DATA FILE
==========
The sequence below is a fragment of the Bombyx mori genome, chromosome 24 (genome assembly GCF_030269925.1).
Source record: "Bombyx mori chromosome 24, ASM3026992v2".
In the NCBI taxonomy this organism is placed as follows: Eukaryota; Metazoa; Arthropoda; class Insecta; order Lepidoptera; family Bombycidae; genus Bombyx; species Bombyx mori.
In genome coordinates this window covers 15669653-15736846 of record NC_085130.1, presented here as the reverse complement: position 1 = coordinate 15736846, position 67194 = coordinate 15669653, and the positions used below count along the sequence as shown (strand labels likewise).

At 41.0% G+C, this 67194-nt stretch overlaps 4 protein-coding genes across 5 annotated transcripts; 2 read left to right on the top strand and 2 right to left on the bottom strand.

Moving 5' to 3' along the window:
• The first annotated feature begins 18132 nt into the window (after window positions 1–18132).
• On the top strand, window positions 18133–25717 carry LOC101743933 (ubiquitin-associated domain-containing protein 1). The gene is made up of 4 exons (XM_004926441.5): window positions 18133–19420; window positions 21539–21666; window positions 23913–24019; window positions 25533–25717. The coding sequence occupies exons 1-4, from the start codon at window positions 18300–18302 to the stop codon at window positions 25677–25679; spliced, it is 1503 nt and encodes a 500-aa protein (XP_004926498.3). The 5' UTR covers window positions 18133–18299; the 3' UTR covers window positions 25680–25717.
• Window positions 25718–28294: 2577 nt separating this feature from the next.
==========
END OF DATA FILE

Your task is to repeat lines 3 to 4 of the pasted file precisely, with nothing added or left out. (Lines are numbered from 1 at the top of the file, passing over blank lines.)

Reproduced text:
In the NCBI taxonomy this organism is placed as follows: Eukaryota; Metazoa; Arthropoda; class Insecta; order Lepidoptera; family Bombycidae; genus Bombyx; species Bombyx mori.
In genome coordinates this window covers 15669653-15736846 of record NC_085130.1, presented here as the reverse complement: position 1 = coordinate 15736846, position 67194 = coordinate 15669653, and the positions used below count along the sequence as shown (strand labels likewise).